The feeling I get now is that music is recycling. The best modern artists are creating music that is heavy with references to the past, that looks backwards rather than forwards. It is hard to be clear about this because music has been inextricably wound into my life and I have gradually gained context as time has gone by so I can see more than I ever did, but it feels to me as though pop ( in which I include all it's genres and subgenres ) has simply run out of places to go. I couldn't say when that boundary was crossed - probably the last truly new sound to appear was that of electronic dance music and the way that started to cross over into rock around the time of Madchester. Since then - which encompasses the entire part of my life when I have cared about music - there have only been iterative changes. Different tunes, different arrangments. Play a little slower and it's a new subgenre, play it a little faster and it's a new subgenre, but nothing that feels different and new.
Technology has changed us- we can now make any sound that can be imagined, but it turns out that only a few sounds actually appeal to our ears. We're still playing the same scales, the same twelve semitones, the same three or four beat rhythms.
David Bowie worked in the brief period when music was available to everybody, but in order to listen to it someone had to pay for it- whether it was you or the radio station you were listening to. Now music can be propagated endlessly at effectively no cost, something which has been strongly pushed for by the network providers who spend a lot on lobbying against copyright. The idea that it should be given away for free is deeply embedded in the generations who grew up with the internet and that means that it is now exceedingly hard to make a living as a musician and almost impossible to become rich as one. With a diminishing pool of people who can afford to be professional musicians there will be less room for invention and exploration. Bands don't have a shelf-life in the way that they once did - record labels can't afford to finance a career so you get an album, maybe two or three and you're done. The opportunities to grow and change within the music industry are far more limited.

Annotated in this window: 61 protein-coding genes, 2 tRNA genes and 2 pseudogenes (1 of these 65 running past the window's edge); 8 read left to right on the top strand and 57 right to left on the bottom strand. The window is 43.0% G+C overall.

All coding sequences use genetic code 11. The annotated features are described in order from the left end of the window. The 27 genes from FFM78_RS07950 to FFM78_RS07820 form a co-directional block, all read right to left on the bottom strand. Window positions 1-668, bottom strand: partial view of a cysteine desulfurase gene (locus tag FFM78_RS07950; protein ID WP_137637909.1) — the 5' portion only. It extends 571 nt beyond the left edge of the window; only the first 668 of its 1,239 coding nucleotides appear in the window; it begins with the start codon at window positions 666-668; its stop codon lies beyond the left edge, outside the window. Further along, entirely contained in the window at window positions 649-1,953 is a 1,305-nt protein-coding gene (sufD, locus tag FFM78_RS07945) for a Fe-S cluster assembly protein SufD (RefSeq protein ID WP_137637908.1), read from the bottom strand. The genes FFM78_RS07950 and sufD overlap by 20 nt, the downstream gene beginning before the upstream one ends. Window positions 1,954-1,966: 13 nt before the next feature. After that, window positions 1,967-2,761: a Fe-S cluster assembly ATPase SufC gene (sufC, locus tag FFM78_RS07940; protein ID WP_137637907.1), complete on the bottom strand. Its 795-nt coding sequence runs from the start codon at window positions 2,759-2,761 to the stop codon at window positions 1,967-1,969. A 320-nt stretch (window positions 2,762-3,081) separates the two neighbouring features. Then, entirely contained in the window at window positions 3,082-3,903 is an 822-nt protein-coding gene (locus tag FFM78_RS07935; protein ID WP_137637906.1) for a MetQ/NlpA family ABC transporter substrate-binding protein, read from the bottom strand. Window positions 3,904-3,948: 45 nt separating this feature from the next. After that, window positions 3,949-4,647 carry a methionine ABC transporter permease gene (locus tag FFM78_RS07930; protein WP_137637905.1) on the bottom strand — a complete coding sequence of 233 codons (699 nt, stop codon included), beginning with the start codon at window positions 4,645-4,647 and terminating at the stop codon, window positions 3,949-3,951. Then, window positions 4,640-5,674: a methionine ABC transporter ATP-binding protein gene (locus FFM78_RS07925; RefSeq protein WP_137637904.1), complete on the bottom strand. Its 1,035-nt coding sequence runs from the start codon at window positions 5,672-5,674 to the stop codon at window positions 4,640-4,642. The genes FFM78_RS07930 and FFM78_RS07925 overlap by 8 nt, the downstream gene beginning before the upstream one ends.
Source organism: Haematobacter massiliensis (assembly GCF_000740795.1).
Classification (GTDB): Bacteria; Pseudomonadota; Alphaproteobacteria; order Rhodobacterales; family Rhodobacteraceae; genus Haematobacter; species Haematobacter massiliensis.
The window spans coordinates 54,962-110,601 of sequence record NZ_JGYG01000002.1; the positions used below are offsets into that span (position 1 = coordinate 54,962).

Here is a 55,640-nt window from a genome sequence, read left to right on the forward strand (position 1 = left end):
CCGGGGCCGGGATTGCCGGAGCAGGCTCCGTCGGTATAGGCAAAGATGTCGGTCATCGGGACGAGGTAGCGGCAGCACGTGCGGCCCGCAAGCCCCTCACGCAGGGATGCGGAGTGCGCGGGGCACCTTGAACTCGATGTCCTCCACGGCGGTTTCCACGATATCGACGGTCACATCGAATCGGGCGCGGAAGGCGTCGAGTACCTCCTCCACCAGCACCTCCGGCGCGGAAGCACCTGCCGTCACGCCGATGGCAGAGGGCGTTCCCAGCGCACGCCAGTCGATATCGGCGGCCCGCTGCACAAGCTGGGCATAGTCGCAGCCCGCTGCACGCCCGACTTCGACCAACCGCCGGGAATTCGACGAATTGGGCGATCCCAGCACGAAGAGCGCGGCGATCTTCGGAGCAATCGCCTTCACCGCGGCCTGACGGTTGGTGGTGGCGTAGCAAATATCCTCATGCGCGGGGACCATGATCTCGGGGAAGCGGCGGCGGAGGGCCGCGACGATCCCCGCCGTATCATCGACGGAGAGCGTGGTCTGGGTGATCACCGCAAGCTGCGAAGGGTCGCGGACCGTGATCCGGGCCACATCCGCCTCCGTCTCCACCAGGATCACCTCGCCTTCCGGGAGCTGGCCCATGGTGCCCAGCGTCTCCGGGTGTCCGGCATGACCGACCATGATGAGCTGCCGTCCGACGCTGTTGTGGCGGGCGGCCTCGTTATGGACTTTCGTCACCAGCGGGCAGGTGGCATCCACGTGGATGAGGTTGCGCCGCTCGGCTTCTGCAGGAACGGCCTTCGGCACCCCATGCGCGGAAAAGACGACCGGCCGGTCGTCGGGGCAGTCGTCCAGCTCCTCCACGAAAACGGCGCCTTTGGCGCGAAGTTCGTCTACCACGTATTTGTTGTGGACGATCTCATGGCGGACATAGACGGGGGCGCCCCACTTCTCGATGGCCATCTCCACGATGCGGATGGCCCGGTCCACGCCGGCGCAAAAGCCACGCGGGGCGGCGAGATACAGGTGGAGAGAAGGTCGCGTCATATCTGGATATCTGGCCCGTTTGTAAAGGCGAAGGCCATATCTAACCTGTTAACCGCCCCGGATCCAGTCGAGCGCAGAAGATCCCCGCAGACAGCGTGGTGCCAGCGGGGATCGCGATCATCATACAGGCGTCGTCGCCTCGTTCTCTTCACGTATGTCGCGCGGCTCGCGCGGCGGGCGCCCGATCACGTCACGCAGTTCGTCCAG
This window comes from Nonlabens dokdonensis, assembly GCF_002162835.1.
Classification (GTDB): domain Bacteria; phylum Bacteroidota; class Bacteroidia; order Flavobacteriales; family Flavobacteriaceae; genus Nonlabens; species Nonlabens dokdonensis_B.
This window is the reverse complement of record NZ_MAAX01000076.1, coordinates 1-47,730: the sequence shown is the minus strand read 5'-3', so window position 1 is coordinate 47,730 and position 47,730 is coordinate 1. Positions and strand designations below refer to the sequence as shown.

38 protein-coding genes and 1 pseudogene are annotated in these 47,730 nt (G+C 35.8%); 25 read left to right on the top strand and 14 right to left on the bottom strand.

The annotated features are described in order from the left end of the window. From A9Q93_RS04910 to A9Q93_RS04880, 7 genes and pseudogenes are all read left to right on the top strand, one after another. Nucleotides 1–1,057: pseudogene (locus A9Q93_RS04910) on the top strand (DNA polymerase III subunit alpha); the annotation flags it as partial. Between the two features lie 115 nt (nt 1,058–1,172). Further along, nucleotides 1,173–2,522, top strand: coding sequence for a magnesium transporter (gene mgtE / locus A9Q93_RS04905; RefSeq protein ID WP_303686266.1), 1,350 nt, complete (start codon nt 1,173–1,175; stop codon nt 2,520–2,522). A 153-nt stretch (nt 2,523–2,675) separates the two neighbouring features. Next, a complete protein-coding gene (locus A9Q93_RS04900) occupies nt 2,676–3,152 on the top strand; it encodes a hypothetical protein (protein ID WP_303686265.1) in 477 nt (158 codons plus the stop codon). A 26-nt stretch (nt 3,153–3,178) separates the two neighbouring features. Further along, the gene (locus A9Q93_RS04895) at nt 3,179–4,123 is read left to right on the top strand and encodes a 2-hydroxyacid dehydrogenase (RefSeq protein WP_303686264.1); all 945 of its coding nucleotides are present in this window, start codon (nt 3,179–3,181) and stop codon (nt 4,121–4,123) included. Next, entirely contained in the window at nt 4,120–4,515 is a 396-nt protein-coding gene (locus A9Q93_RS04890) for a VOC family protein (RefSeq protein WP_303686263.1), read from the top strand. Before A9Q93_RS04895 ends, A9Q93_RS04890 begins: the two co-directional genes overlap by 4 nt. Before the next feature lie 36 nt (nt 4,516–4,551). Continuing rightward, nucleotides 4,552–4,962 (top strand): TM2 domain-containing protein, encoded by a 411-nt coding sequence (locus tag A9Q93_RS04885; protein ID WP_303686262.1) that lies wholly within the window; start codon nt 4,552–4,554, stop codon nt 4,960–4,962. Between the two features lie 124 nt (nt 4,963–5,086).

A consequence of this is that the people who pay for music are my generation and older and we get more backward looking music because we are already past our prime and looking for things that comfort us and remind us of when we were young and responsibility-free. Consequently the greatly reduced finances in the music industry go to encourage backward-looking music. If you wanted to make forward-looking music you would need to be appealing to a generation who don't see a need to pay for it and making any kind of living from doing that would be challenging at best. You'd be better off doing lets-plays.